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My torrid affair with e-reading

Written by Kirsten on May 22nd, 2009

Clearly, we are all both readers and Internet users. There has been a lot of discussion (ironically, most of it online) about how the electronic age has affected the time – and more importantly, the money – people spend on print media. Book bloggers and sites like LibraryThing may be able to make up for some of the losses sustained by the disappearance of newspapers (and the book reviews within), but the damage inflicted goes far beyond what recommending a good book can repair. I wrote my final paper for my recent English composition class on this topic, and while I won’t subject you to the paper itself, I really don’t feel like I even began to talk about it in any real depth.

Personally, I am addicted to books themselves. Nothing in the world is quite like the feel, sound, and smell of the first time a brand new hardcover is opened. That has not, however, completely prevented me from testing other means of enjoying fine literature, particularly those novels which are in the public domain, and free to read via various means (we mentioned Gutenberg earlier, and there are other sources through my Stanza reader application on my iPod, as well). I will probably never own a Kindle or other dedicated e-reader, but I have to admit that the convenience of a “book collection” that fits in my pocket is pretty unbeatable. So far, though, I’ve been purchasing paper copies of the books I read electronically or listen to on audiobook/MP3, and thus keeping a good chunk of my income flowing directly to local sellers of both new and used books. So yes, I have a clandestine love affair with e-books, but I will always return to my stable, supportive, memory-filled shelves of “real” books, in the end.

What are your thoughts on the state of the publishing industry, and the internet’s connection to the demise of print media? Are you digging in your heels against Amazon’s ubiquitous hold on book sales worldwide? Gleefully donating your physical books as you replace them with digital copies? Trying to find a happy medium between keeping up with technology and keeping bookstores from folding altogether?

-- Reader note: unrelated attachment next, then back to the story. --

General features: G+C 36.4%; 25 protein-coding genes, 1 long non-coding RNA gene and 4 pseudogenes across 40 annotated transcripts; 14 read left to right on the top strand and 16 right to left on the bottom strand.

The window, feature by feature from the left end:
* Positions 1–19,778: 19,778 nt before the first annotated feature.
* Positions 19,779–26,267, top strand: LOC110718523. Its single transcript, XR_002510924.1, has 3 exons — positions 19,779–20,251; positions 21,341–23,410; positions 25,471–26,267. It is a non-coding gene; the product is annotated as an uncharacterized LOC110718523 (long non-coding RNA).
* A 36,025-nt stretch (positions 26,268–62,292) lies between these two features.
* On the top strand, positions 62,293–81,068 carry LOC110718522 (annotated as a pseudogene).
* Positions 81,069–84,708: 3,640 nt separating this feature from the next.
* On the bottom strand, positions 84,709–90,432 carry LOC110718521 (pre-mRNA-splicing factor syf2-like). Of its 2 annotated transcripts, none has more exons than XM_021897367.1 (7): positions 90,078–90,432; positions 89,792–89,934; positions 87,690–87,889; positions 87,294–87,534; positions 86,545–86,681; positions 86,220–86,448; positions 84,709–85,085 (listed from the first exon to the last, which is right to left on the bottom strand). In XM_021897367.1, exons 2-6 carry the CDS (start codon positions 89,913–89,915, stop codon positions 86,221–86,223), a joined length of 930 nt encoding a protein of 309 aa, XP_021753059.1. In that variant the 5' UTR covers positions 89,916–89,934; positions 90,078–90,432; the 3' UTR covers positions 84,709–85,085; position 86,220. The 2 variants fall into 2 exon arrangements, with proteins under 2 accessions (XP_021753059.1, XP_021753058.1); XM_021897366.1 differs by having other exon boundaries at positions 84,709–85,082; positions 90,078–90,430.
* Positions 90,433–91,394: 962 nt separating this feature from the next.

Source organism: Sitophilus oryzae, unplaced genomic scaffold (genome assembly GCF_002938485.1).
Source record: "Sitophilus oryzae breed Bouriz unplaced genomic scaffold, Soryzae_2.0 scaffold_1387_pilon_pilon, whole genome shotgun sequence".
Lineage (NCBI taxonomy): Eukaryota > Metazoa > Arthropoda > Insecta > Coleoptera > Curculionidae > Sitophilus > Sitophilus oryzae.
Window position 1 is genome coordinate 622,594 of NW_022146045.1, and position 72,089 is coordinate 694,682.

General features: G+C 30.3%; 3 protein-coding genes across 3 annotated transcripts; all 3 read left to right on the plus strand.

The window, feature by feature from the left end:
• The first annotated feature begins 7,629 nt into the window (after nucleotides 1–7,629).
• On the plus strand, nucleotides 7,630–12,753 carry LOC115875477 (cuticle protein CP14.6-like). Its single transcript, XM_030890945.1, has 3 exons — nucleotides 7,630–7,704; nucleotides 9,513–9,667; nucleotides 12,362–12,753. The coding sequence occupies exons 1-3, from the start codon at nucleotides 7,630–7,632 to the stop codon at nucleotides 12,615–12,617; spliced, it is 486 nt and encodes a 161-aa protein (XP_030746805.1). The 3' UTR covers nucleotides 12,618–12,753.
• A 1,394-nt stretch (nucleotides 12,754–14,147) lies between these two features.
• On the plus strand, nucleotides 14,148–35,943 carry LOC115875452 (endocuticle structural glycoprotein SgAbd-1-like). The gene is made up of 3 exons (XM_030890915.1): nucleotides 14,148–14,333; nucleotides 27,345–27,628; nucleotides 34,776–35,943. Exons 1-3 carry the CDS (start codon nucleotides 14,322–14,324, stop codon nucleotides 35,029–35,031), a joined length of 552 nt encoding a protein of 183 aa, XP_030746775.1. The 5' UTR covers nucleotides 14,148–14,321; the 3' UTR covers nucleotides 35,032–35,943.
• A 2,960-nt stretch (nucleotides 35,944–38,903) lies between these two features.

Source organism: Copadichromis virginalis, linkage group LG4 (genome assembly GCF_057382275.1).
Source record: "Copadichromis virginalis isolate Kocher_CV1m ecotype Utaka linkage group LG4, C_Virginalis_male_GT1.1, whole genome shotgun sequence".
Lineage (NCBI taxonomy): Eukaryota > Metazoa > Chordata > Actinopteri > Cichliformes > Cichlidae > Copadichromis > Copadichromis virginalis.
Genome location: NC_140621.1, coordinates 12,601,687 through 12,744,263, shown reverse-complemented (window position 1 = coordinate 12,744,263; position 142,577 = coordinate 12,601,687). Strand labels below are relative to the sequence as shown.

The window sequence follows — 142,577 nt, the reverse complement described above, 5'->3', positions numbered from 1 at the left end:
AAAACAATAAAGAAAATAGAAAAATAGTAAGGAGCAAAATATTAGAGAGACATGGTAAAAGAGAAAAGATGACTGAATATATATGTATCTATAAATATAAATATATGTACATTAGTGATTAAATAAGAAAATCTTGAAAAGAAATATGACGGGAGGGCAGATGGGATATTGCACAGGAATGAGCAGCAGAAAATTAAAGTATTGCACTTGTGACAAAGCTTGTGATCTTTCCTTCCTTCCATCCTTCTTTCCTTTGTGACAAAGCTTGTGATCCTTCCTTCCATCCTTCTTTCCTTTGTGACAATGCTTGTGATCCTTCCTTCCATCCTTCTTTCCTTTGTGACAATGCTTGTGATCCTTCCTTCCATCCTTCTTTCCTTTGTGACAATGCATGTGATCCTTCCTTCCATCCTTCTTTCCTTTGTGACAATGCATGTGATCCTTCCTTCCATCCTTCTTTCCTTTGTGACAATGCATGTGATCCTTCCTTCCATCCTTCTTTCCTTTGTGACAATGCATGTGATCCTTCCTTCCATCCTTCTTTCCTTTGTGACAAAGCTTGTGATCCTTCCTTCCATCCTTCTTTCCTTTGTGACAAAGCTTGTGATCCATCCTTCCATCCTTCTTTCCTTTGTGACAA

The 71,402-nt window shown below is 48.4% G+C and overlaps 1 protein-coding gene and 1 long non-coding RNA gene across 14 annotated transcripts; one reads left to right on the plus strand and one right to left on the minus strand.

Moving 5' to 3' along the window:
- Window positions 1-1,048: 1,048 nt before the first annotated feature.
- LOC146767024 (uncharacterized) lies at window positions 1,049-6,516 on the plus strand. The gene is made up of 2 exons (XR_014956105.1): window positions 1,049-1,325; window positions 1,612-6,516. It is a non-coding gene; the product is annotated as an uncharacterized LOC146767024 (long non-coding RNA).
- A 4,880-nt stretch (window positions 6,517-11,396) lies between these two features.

5 Comments so far ↓

  1. The bulk of my book buying recently has been library and fundraiser booksales, collecting large amounts of book for a limited amount of money. However, if there’s a book I want, I’ll hit Borders or Amazon for it. I refuse to shop at B&N. I’ve done my fair share of e-reading, mostly at work and I enjoy it, but I do still love the feeling of curling up with a beloved friend, and a computer just doesn’t give you that. I do hope to get a Kindle at some point, not because I want to give up good old fashioned paper, but because I live in a small studio and I will run out of room for book shelves eventually!

    As for the publishing industry, some of the smaller companies are actually doing better right now. The owner of The Permanent Press, who I know from LT and the Early Reviewer program has an interesting blog about it:

  2. Kirsten says:

    Very interesting indeed; what an awful experience with B&N! I rarely shop there unless I’m on the hunt for something and can’t find it anywhere else locally, and this is another good reason to steer clear.

  3. I think I will eventually own an E-Reader, particularly as more and more review copies begin to be made available that way. It certainly is easier to have one thing than to lug 2 big books to work because you’re almost done with one of them. I would prefer to avoid the Kindle, though, because the whole Amazon monopoly worries me. I’m leaning more towards the Sony E-Reader or the Cool-ER. I doubt I’ll ever buy one for myself, but I can see it being a birthday/Christmas gift from someone before too long.

  4. Kirsten says:

    I’m in the exact same camp, Jen; I certainly wouldn’t mind receiving an e-reader as a gift, but I will probably never purchase one, particularly since my iPod serves the purpose for the most part. And that point where you know you’re going to finish one book and can’t NOT have another one on hand – I know it well. That’s why I so often stay up just a little too late to finish a book rather than holding out on the last 50-100 pages!

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